# How do you find the domain and range of f(x)=(12x)/(x^2-36)?

Jul 16, 2018

Below

#### Explanation:

Looking at the graph, you can immediately see that there are 2 vertical asymptotes because ${x}^{2} - 36 \ne 0$ so $x = \pm 6$ are the vertical asymptotes. Therefore, the graph cannot have the points with the x-coordinates $x = 6$ and $x = - 6$

The horizontal asymptote is $y = 0$ since the degree of the numerator is less than the degree of the denominator. This is because if you imagine letting $x$ be any number, then ${x}^{2} - 36$ will be a whole lot bigger than $12 x$ and since the small number divided by a larger number, then $\frac{12 x}{{x}^{2} - 36} \to 0$

Therefore, the graph cannot have the points with the y-coordinate $y = 0$

However, what asymptotes really tell you about the graph is that the end points of the graph will be approaching the horizontal and vertical asymptotes but they will never touch the asymptotes. Basically, it tells about the shape of the graph which can help you determine the domain and range of the graph.

Intercepts
When $y = 0$, $x = 0$
When $x = 0$, $y = 0$
You will notice that the graph can pass through $\left(0 , 0\right)$ but the endpoints of the graph will be approaching $y = 0$ and not cross $y = 0$. This is because asymptotes affect the end points only.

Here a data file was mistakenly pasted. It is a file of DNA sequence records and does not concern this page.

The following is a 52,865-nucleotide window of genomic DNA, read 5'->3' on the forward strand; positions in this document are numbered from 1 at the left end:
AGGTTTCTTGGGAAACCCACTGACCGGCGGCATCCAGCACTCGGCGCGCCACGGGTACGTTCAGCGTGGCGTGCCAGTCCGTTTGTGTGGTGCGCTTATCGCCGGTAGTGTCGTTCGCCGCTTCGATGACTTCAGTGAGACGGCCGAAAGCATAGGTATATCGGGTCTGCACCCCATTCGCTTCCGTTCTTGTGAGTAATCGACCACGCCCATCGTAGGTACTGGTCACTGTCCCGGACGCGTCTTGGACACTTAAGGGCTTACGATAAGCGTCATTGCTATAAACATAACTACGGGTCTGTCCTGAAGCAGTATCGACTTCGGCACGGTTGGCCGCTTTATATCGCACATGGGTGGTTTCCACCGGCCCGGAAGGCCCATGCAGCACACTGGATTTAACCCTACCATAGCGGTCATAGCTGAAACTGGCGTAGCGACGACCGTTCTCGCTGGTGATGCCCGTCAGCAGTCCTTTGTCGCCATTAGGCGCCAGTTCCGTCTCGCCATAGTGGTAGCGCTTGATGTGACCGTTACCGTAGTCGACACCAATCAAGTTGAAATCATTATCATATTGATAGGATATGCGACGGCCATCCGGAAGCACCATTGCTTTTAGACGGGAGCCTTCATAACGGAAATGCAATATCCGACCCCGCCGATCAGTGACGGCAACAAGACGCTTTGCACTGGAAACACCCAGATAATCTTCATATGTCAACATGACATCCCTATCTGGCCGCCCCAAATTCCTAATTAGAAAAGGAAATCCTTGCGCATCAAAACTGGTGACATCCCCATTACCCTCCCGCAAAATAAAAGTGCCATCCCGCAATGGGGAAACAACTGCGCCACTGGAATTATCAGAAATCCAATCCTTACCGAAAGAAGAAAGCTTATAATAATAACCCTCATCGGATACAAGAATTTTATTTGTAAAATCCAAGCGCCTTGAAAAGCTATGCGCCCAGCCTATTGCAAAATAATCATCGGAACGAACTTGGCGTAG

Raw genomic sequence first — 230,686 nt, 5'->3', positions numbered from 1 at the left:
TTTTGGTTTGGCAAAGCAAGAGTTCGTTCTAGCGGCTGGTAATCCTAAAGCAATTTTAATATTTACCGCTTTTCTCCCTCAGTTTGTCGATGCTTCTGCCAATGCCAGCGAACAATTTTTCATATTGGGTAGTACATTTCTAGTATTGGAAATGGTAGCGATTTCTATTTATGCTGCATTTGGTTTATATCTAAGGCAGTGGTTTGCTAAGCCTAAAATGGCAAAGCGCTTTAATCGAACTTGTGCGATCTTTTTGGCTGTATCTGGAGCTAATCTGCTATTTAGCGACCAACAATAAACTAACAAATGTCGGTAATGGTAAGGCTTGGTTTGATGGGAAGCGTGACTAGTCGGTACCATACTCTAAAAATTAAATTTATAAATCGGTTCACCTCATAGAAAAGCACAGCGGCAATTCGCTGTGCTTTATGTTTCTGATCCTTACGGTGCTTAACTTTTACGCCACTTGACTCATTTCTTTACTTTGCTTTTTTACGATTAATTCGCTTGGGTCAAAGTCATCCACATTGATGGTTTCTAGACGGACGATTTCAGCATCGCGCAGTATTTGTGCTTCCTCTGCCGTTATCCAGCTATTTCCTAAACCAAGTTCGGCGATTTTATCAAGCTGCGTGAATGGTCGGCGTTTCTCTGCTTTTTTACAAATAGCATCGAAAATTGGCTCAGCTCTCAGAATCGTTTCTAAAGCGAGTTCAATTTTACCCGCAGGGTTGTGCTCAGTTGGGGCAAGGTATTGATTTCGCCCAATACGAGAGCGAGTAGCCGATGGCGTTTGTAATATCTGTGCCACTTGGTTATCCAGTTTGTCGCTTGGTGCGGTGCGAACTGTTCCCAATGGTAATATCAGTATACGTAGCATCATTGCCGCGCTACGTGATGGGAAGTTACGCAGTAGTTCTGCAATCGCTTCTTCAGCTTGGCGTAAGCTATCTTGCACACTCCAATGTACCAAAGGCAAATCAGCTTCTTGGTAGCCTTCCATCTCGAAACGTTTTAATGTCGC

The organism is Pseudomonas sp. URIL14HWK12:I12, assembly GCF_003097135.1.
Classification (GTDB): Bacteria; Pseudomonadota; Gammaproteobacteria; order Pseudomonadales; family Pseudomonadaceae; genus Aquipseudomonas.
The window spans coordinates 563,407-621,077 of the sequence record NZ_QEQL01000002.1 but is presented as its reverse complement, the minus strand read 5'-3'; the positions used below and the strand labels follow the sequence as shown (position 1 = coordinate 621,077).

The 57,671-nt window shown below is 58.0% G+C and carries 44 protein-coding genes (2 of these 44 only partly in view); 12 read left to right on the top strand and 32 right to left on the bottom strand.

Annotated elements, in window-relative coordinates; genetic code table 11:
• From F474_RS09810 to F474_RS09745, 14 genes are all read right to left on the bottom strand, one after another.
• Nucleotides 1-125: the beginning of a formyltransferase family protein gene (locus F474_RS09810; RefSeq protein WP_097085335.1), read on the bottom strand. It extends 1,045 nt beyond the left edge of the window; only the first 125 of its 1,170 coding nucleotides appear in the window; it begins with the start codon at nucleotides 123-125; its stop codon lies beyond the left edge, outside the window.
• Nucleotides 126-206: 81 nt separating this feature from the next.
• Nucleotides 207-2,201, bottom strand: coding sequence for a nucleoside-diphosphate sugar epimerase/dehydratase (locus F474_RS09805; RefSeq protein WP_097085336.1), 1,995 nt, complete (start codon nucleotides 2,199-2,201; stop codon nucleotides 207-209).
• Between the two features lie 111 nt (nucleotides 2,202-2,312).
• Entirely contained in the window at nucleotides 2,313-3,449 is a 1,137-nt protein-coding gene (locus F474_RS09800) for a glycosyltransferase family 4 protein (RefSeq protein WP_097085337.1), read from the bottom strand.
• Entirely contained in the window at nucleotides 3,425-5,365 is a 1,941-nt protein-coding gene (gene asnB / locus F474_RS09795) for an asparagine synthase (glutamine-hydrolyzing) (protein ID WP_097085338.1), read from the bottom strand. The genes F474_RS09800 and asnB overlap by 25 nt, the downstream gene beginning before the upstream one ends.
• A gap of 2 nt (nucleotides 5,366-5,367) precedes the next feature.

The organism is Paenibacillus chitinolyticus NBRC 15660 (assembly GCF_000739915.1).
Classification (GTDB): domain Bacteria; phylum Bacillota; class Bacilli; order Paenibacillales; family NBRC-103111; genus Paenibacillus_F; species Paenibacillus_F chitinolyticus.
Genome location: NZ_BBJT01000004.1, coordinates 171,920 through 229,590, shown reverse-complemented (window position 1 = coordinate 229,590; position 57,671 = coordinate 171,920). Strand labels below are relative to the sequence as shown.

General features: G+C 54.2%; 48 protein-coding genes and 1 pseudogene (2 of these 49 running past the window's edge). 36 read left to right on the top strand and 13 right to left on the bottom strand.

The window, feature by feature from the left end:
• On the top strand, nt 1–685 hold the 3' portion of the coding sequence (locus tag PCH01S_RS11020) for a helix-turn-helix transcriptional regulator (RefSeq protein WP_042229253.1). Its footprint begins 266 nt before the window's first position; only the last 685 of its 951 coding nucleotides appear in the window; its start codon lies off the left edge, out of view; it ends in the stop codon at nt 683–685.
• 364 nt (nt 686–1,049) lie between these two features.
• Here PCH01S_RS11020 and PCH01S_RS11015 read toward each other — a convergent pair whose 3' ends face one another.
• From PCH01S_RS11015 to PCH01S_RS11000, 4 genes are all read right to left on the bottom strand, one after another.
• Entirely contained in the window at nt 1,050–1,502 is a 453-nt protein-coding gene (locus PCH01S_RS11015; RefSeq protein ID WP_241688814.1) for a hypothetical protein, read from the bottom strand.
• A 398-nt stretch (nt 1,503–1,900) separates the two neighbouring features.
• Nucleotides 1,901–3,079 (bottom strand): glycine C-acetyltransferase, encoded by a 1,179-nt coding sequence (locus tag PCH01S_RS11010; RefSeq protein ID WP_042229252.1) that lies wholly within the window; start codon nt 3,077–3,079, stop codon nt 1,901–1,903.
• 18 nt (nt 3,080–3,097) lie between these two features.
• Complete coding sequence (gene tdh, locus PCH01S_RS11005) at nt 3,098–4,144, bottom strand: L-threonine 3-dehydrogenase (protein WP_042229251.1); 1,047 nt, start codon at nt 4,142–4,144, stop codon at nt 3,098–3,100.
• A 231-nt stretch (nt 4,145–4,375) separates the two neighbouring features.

Hence,
Domain: all reals $x$ except when $x = \pm 6$
Range: all reals $y$

Below is the graph

graph{(12x)/(x^2-36) [-10, 10, -5, 5]}

Jul 16, 2018

The domain is x in (-oo, -6)uu-6,6)uu(6,+oo). The range is $y \in \mathbb{R}$

#### Explanation:

The denominator must be $\ne 0$

Therefore,

${x}^{2} - 36 \ne 0$

$\left(x + 6\right) \left(x - 6\right) \ne 0$

$x \ne - 6$ and $x \ne 6$

The domain is x in (-oo, -6)uu-6,6)uu(6,+oo)

To find the range, let

$y = \frac{12 x}{{x}^{2} - 36}$

$y \left({x}^{2} - 36\right) = 12 x$

$y {x}^{2} - 12 x - 36 y = 0$

This is a quadratic equation in $x$ and in order to have solutions, the discriminant $\ge 0$

Therefore,

$\Delta = {\left(- 12\right)}^{2} - 4 \left(y\right) \left(- 36 y\right)$

$= 144 + 144 {y}^{2} \ge 0$

$\implies$, $144 \left(1 + {y}^{2}\right) \ge 0$

Therefore,

$\forall y \in \mathbb{R} , \Delta > 0$

The range is $y \in \mathbb{R}$

graph{12x/(x^2-36) [-32.49, 32.46, -16.24, 16.25]}